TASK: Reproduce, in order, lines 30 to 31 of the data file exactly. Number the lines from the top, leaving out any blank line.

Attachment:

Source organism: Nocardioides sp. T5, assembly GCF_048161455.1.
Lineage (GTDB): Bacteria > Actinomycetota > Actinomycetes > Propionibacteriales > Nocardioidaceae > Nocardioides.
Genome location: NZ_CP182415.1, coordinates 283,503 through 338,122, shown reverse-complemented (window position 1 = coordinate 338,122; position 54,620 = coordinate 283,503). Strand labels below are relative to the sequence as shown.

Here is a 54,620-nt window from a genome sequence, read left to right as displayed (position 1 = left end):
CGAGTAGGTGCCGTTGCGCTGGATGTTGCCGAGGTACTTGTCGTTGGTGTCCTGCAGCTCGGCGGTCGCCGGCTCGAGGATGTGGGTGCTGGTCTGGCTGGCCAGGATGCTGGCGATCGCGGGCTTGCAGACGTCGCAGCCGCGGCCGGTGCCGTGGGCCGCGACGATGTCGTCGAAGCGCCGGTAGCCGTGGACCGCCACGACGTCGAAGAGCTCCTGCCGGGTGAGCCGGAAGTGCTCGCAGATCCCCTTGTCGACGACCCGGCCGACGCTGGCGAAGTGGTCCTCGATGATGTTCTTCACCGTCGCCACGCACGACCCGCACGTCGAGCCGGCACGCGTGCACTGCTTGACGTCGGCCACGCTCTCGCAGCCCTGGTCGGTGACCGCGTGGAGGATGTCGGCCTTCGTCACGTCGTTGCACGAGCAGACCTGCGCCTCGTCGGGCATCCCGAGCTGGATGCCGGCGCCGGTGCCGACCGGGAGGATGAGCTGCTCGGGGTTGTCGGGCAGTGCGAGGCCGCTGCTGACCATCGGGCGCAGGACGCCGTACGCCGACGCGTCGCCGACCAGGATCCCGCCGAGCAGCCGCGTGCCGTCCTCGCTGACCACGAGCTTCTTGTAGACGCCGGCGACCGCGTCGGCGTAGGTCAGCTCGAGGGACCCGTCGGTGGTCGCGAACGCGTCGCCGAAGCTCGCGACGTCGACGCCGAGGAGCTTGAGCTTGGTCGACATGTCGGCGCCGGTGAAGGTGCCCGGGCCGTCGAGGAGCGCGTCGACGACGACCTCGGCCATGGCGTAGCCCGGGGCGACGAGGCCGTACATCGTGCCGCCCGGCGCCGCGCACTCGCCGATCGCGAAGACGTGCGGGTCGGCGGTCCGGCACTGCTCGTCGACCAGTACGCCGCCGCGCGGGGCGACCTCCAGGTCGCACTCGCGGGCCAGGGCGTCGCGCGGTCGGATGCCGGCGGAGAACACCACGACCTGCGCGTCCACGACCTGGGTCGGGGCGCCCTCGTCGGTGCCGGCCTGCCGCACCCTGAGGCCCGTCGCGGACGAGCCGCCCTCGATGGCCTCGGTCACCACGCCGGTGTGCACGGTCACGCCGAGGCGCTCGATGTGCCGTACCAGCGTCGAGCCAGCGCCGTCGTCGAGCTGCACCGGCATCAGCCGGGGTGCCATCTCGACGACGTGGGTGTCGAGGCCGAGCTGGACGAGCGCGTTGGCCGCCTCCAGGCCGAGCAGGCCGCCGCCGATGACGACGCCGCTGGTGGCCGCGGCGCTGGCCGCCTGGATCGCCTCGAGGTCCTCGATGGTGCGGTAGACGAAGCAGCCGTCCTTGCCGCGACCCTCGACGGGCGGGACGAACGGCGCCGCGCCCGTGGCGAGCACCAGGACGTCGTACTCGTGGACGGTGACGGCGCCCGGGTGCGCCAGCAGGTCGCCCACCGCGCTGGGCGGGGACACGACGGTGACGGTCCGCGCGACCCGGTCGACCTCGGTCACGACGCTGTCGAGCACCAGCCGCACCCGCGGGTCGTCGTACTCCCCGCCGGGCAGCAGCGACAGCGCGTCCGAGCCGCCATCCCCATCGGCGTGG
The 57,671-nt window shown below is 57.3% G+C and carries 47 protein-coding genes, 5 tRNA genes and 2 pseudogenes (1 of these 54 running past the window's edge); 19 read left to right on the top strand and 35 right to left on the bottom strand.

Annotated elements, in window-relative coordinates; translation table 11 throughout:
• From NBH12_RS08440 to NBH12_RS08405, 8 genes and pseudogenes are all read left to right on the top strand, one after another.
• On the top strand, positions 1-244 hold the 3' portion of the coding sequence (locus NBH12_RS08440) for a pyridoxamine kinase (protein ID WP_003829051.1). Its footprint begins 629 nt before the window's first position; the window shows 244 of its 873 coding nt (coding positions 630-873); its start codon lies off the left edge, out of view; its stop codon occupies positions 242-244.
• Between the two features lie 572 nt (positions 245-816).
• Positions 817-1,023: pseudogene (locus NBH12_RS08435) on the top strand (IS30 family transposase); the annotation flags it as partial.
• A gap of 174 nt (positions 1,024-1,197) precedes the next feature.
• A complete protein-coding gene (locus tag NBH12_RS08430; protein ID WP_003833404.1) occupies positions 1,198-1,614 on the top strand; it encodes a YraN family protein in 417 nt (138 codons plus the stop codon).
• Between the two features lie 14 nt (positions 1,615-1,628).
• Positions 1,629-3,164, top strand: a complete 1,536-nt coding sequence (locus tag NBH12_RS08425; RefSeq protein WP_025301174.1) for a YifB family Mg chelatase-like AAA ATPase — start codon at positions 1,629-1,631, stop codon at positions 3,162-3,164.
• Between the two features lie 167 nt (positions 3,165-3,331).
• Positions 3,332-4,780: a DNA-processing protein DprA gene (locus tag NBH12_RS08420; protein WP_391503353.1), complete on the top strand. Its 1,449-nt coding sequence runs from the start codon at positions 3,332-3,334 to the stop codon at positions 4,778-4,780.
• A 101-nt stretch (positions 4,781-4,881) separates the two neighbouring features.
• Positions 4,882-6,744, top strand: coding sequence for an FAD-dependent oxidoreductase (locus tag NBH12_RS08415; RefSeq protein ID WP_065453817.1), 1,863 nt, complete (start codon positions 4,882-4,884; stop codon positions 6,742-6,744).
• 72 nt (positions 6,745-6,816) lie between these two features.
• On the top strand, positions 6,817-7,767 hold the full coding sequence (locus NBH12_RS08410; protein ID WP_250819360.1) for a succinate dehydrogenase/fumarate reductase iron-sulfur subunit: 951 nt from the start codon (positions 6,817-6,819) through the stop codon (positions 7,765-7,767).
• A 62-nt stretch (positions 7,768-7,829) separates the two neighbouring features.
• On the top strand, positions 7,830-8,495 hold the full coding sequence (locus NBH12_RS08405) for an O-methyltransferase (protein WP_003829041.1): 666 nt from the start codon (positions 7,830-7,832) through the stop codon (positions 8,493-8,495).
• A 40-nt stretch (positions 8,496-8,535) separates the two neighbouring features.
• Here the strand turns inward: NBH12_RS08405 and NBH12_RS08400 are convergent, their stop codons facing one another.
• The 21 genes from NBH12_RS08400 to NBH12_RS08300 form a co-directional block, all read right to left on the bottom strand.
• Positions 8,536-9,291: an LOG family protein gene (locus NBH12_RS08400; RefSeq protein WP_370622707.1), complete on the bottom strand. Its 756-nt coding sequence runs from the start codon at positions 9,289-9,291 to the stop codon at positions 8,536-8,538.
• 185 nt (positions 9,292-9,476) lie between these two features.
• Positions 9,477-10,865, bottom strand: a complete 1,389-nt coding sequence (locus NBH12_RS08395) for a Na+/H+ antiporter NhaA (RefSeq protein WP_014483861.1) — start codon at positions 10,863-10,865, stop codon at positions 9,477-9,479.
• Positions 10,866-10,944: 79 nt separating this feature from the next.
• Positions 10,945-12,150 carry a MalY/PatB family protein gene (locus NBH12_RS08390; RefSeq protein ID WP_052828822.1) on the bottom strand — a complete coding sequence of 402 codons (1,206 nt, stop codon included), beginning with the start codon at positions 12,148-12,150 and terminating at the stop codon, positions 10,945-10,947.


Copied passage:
• Positions 10,866-10,944: 79 nt separating this feature from the next.
• Positions 10,945-12,150 carry a MalY/PatB family protein gene (locus NBH12_RS08390; RefSeq protein ID WP_052828822.1) on the bottom strand — a complete coding sequence of 402 codons (1,206 nt, stop codon included), beginning with the start codon at positions 12,148-12,150 and terminating at the stop codon, positions 10,945-10,947.